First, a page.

If logic leads us to believe that living together first makes for stronger marriages, why is it that so many couples fail so miserably at it?
Before we put our money down or commit long term to anything, from the dress in the boutique to the plasma flat screen television we want, we’d like to know if it works for us.
So we try the dress on and buy it, knowing there are safety measures in place, (like the clothing store’s one week exchange policy) to ensure we will be reimbursed if we are unhappy later.
We want to try things out, especially complicated things like relationships, and have a “dry run” by living together to see if it’s meant to be. What could be more logical than spending time in close living quarters with someone to see if he is “the one”? If it doesn’t work out, returning the house keys with a bruised heart is preferable to a painful divorce, surely?
Yet, research has shown that living together (or cohabitation) before marriage, leads to higher divorce rates, unhappiness and depression. If logic leads us to believe that cohabitation makes for stronger marriages, why is it that so many couples who have lived together before, fail so miserably at it?
Some of the reasons couples agree to live together before marrying, are commonly:
To test compatibility
Couples move in together as a next step in their relationship before they begin to consider marriage. They believe that if they are able to get along well together prior to marriage, they will be able to get along after marriage.
Convenience is another reason to live together
Living together is also a means to spend more time with one another. This is especially true where there are challenges preventing the couple from seeing each other, such as awkward working hours or long distances.
By living together, the couple who are intending to marry are able to share expenses. In this way, they can save for the wedding and the house they’d like to move into once they are married.
Lack of faith in marriage
One or both partners may come from broken homes, or are themselves divorced. Others may want to be married, but compromise with their partner who does not want marriage, and live with them instead.
Couples who cohabit have valid reasons for doing so as well, as the experience of living together to stands them in good stead should they decide to marry. How is it then that they fail at marriage?
Serial cohabitation spoils levels of commitment
The logic behind cohabitation for some is that if one arrangement does not work out, they could move on to the next partner. So, numerous live-in relationships would continue, till they find the right person to settle down with.
However, research has proven that the more live-in relationships someone has experienced, the less likely they are to succeed at marriage. With each failed relationship, there is a lower tolerance to persevere through the bad patches most relationships go through, and the person leaves more easily.
Where one or both partners with histories of serial cohabitation, marriages are therefore more likely to fail.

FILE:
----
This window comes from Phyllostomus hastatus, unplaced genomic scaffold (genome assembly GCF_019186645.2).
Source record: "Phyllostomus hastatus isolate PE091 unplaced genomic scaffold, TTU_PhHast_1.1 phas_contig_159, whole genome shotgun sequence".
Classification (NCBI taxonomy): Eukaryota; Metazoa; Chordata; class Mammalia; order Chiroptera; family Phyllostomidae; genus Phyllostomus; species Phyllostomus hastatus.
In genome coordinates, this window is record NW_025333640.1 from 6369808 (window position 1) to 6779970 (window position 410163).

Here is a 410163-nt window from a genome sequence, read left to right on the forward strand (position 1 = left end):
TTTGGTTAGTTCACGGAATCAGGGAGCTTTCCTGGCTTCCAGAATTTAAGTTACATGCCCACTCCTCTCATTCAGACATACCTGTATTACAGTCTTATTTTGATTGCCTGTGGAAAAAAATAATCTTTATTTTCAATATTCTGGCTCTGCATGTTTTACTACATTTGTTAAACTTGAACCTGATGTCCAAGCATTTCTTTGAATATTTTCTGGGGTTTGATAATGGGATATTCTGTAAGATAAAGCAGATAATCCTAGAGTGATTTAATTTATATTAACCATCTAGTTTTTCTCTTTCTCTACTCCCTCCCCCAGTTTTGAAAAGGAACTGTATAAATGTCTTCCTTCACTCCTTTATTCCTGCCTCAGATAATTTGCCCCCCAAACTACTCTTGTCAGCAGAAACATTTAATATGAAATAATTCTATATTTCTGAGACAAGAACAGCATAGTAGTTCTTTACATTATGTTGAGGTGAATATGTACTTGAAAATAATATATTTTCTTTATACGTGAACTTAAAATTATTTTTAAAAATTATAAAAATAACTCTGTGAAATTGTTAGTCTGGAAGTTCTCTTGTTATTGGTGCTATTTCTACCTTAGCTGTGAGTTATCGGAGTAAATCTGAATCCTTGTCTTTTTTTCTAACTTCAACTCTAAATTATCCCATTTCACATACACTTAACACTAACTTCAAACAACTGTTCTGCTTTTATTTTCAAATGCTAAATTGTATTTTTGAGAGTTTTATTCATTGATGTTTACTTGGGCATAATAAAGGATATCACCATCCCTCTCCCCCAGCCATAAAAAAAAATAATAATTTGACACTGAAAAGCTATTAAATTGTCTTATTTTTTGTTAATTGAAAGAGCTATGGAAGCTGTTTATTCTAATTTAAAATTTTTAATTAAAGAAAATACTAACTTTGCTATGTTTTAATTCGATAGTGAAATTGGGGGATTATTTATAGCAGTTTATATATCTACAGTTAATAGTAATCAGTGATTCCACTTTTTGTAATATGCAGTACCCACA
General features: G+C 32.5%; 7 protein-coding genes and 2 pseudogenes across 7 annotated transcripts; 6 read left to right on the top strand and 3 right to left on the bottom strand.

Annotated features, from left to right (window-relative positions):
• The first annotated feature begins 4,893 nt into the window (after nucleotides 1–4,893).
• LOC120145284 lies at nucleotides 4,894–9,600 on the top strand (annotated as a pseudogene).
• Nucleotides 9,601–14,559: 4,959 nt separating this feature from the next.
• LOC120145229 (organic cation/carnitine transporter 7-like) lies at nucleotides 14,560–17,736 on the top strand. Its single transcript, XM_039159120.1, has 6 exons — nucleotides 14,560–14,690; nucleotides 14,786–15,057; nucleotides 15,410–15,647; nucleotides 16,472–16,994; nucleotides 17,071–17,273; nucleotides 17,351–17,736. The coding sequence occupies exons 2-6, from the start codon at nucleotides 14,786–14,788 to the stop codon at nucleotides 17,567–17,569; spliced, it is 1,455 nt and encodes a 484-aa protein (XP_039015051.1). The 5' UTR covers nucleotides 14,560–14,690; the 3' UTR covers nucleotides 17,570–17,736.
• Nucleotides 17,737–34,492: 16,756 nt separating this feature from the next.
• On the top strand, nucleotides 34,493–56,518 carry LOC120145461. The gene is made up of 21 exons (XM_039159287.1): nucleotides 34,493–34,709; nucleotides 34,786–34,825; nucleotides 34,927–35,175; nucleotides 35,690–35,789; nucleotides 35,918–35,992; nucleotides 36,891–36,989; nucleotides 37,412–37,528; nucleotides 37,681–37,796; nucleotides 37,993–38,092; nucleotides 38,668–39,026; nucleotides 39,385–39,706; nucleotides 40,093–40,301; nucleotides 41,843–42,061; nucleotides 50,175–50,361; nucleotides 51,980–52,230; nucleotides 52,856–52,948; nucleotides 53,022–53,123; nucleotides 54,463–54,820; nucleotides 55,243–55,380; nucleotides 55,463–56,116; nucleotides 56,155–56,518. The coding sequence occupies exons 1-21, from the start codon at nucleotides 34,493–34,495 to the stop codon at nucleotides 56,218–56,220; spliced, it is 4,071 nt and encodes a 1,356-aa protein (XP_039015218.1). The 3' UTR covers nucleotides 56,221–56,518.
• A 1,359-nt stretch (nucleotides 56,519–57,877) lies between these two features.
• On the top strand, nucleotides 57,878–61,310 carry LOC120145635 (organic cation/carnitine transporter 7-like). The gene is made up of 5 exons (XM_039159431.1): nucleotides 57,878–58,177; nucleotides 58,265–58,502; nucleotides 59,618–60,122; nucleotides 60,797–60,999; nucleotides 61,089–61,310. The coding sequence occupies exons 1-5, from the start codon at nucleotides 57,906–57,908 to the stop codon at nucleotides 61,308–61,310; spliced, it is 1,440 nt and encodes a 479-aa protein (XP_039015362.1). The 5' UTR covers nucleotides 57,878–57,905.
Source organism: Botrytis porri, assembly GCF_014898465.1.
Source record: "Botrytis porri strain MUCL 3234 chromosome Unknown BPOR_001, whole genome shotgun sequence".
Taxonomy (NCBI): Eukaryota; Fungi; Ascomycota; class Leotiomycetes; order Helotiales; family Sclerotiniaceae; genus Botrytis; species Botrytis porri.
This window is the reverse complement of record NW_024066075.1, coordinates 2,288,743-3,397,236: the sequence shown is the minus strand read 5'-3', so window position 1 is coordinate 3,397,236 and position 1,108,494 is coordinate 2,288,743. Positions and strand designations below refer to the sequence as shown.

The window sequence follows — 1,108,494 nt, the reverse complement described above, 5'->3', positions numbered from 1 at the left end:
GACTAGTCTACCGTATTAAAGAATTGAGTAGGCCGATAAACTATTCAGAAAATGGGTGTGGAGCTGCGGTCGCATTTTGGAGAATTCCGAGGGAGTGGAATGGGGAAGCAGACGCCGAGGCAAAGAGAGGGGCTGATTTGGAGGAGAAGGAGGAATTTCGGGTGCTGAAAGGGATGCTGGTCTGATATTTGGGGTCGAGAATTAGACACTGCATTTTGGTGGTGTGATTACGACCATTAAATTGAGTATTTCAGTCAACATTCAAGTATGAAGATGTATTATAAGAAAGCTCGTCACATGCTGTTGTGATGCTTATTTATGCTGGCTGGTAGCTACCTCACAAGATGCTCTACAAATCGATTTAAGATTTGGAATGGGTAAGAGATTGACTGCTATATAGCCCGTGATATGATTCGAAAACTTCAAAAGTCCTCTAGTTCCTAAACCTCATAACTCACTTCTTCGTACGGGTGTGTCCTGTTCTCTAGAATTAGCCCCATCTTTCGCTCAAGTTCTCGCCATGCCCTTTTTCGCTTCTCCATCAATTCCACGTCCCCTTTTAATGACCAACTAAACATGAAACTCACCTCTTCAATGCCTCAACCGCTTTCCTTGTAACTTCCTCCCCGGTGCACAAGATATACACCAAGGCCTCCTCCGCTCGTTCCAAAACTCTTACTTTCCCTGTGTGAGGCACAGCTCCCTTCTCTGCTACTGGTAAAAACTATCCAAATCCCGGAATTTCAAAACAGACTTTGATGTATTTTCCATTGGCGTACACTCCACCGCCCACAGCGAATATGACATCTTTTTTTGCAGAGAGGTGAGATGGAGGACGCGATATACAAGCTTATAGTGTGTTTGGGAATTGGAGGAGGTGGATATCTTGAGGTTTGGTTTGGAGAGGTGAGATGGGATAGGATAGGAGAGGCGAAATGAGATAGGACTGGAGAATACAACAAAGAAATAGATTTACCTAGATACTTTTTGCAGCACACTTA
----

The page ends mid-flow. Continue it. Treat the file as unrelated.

Battle to make joint decisions
Couples who cohabit are less likely to discuss tough issues and make the joint decisions married couples do regularly, e.g. issues around finances, children and their families.
Many slide into cohabitation and then into marriage, and when these issues finally surface, it is to the detriment of the marriage, because of conflict generated.
In general, there also tends to be poorer conflict resolution skills. Because they don’t have the glue of marriage and commitment between them, each only sticks to the living arrangement as long as they are happy. With such a fragile bond, conflict is smoothed over to preserve the relationship.
Becoming spouses, the two are accountable to each other and have to make decisions together, potentially generating more discord.
It’s easy to walk out when either are unhappy while living together. After marriage however, some may even feel at liberty to behave as they wish without consideration for their spouse, knowing that they cannot leave as easily.
Cohabiting couples live together under the same roof, but still have a measure of independence because there is no fixed commitment.
After marriage, many battle to make the transition from being independent without having to answer to anyone, to making joint decisions with their spouse and being accountable to them.
When couples who have lived together for a while pursue marriage, they fail because they carry the behaviours that worked for them in the relationship into marriage, which often does not work.
Marriage irrevocably changes a relationship. The only way to experience what it is like to be married, is to get married.
There are good reasons for cohabitation and many couples have successfully lived together and made the transition to marriage easily.
If you do decide to cohabit, you can give your relationship a good chance by discussing it in depth before you move in together. It is best to know what your expectations are of one another, what it entails for the future of your relationship, and the details of your agreement to live together.
No one can predict the future, especially where matters of the heart are concerned. At least in this way, one can have an idea of where the relationship is headed and make informed decisions.